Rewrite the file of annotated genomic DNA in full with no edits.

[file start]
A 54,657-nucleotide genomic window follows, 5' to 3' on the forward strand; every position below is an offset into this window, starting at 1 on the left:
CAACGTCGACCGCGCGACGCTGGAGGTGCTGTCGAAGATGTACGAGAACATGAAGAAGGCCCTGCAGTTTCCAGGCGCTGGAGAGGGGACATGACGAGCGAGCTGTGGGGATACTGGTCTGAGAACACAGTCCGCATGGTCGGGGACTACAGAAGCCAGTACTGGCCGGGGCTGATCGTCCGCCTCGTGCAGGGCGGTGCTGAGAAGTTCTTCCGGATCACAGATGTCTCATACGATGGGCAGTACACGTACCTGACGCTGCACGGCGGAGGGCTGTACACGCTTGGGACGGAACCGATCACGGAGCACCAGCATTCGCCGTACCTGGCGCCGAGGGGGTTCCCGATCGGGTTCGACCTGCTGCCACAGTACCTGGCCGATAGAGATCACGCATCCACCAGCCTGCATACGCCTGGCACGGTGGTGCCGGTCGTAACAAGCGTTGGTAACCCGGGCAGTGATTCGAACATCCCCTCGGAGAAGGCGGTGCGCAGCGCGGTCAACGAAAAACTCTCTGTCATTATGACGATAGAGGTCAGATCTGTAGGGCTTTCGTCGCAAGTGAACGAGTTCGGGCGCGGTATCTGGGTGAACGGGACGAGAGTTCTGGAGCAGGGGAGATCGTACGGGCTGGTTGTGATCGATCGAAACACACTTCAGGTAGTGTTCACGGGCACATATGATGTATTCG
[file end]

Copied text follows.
A 54,657-nucleotide genomic window follows, 5' to 3' on the forward strand; every position below is an offset into this window, starting at 1 on the left:
CAACGTCGACCGCGCGACGCTGGAGGTGCTGTCGAAGATGTACGAGAACATGAAGAAGGCCCTGCAGTTTCCAGGCGCTGGAGAGGGGACATGACGAGCGAGCTGTGGGGATACTGGTCTGAGAACACAGTCCGCATGGTCGGGGACTACAGAAGCCAGTACTGGCCGGGGCTGATCGTCCGCCTCGTGCAGGGCGGTGCTGAGAAGTTCTTCCGGATCACAGATGTCTCATACGATGGGCAGTACACGTACCTGACGCTGCACGGCGGAGGGCTGTACACGCTTGGGACGGAACCGATCACGGAGCACCAGCATTCGCCGTACCTGGCGCCGAGGGGGTTCCCGATCGGGTTCGACCTGCTGCCACAGTACCTGGCCGATAGAGATCACGCATCCACCAGCCTGCATACGCCTGGCACGGTGGTGCCGGTCGTAACAAGCGTTGGTAACCCGGGCAGTGATTCGAACATCCCCTCGGAGAAGGCGGTGCGCAGCGCGGTCAACGAAAAACTCTCTGTCATTATGACGATAGAGGTCAGATCTGTAGGGCTTTCGTCGCAAGTGAACGAGTTCGGGCGCGGTATCTGGGTGAACGGGACGAGAGTTCTGGAGCAGGGGAGATCGTACGGGCTGGTTGTGATCGATCGAAACACACTTCAGGTAGTGTTCACGGGCACATATGATGTATTCG